After a preset time the time delay relay 227 opens contact 227-1 thereby de-energizing the clutch coil 223, motor 225, relay 229 and relay 231. De-energizing the clutch coil 223 resets the time delay relay 227 for the next strike. De-energizing relay 229 closes contact 229-1 thereby restarting the absolute pressure programmer 169. De-energizing relay 231 closes contact 231-1 resetting relay 209 for the following strike.

At a pre-set time after restarting the absolute pressure programmer 169 contact 169-1, mounted on the time disc of the programmer, closes and relay 233 is energized. Relay 233, having one normally closed contact, opens contact 233-1 which disconnects relay 207 causing it to be de-energized. De-energizing relay 207 opens contact 207-1 and 207-2 and closes contact 207-3. Opening contact 207-1 prevents relay 207 from being energized when contact 233-1 returns to its normally closed position. Opening contact 207-2 disconnects solenoid valve 217 which closes the circulating steam valve 61. Closing contact 207-3 resets relay 207 for a subsequent strike.

After the grain has been secured by seeding the evaporation continues, additional sirup "being added to replace water evaporated, until the volume and weight of the massecuite has grown to the full capacity of the vacuum pan 5. This is determined by closing contact 235 which is actuated by the tonnage transmitter 35. Closing contact 235 causes relays 237 and 239 to be energized. Relay 237, having one normally closed contact, disconnects relay 133 by opening contact 237-1. De-energizing relay 183 opens contacts 183-1, 183-2, and 183-3 and closes contact 183-4. Opening contact 183-3 and closing 183-4 resets relay 183 for the next batch. Opening contact 183-1 and 183-2 disconnects solenoid valve 199 thereby disconnecting the charge control valve 37 from the loading pressure of selector station 93. The pneumatic operator of the charge control valve 37 is vented to the atmosphere and being an air to open operator it stops the sirup flow to the vacuum pan 5. De-energizing relay 203 opens contact 201-1, which prevents re-energizing solenoid valve 199, relay 201, relay 203 and mobility transmitter 67, until the proper sequence in the following cycle. Energizing relay 239, having three normally open contacts, closes contacts 239-1, 239-2 and 239-3. Contact 239-1 completes a circuit parallel to the circuit of contact 235, therefore when contact 235 opens relay 237 and 239 will remain energized. Contact 239-2 is one of two contacts that must be closed to energized relay 241. Relay 241 will not be energized until both contacts 239-2 and 243 are closed. Contact 239-3 is one of four contacts that must close to energize solenoid valve 245.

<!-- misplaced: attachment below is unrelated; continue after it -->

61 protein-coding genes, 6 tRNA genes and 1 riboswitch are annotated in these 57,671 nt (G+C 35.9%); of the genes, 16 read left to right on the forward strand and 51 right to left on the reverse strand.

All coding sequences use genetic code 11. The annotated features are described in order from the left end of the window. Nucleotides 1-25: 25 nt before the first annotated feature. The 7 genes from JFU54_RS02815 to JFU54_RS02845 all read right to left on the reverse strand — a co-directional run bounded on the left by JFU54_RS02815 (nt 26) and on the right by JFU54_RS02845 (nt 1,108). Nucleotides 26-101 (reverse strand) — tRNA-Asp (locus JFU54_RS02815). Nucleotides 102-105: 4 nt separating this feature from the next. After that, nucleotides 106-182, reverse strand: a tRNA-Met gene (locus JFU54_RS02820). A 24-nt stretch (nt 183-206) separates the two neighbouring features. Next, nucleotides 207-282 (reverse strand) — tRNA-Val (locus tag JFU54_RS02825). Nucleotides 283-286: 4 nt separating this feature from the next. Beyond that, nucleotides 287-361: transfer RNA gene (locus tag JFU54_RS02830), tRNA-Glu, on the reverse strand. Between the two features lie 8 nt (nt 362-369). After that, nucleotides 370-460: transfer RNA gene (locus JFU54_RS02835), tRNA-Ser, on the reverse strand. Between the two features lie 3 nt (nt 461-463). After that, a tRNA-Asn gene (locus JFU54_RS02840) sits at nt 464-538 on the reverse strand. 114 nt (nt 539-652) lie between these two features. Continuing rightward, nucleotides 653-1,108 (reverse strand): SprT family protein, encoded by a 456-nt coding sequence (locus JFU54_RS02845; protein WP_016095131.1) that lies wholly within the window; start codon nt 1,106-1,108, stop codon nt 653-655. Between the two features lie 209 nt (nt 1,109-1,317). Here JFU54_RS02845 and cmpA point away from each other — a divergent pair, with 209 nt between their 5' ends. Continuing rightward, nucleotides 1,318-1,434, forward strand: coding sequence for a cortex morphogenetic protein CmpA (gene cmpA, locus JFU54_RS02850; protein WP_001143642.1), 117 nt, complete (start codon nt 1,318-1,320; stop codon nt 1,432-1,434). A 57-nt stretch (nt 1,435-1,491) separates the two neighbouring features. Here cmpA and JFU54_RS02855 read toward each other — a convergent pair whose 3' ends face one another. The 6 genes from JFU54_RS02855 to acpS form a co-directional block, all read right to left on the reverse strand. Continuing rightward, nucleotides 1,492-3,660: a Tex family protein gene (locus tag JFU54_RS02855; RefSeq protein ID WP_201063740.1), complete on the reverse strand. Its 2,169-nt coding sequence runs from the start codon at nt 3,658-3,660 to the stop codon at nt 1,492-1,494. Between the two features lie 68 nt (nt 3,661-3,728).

As the flow of steam through the steam control valve 31 decreases, at the end of the evaporation and crystal growing phase, contact 243 is closed. Depending on the particular setting of steam flow, contact 243 could close prior to or subsequent to the closing of contact 239-2. After both contacts 249 and 239-2 are closed relay 241 is energized. Relay 241, having one normally closed contact, disconnects relay by opening contact 241-1. De-energizing relay 175 opens contacts 175-1 and 175-3 and closes contact 175-2. Opening contact 175-3 and closing contact 175-2 resets relay 175 for the next strike. Opening contact 175-1 de-energizes solenoid valves 165, 171 and 173 thereby closing the vacuum control valve 7, the pressure control valve 31, and the water condenser valve 17.

Closing the vacuum control valve 7 closes contact 247, closing the pressure control valve 31 closes contact 251, and closing the condenser water valve 17 closes contact 249. After all three contacts 247, 249 and 251 are closed solenoid valve 245 is energized through the previously closed contact 239-3. Solenoid valve 245 unlocks the foot valve 77 of the vacuum pan 5. After the foot valve 77 is proven unlocked a contact 253, mounted on the lock, is closed. When contact 253 is closed relays 255 and 257 are energized. Relay 257, having one normally open contact, closes contact 257-1 making it possible to energize solenoid valve 263 at a later sequential operation. Relay 255, having one normally closed contact, disconnects relay 179 by opening contact 255-1. Relay 179 opens contacts 179-1 and 179-2 and closes contact 179-3. Opening contact 179-2 and closing contact 179-3 resets relay 179 for the following cycle. Solenoid valve 167 is now de-energized by opening contact 179-1, thus opening the vacuum break valve 69. The vacuum pan 5 is vented to the atmosphere. As the absolute pressure in the pan increases to atmospheric pressure contact 257 is closed. The strike is now complete and ready to drop to a mixer.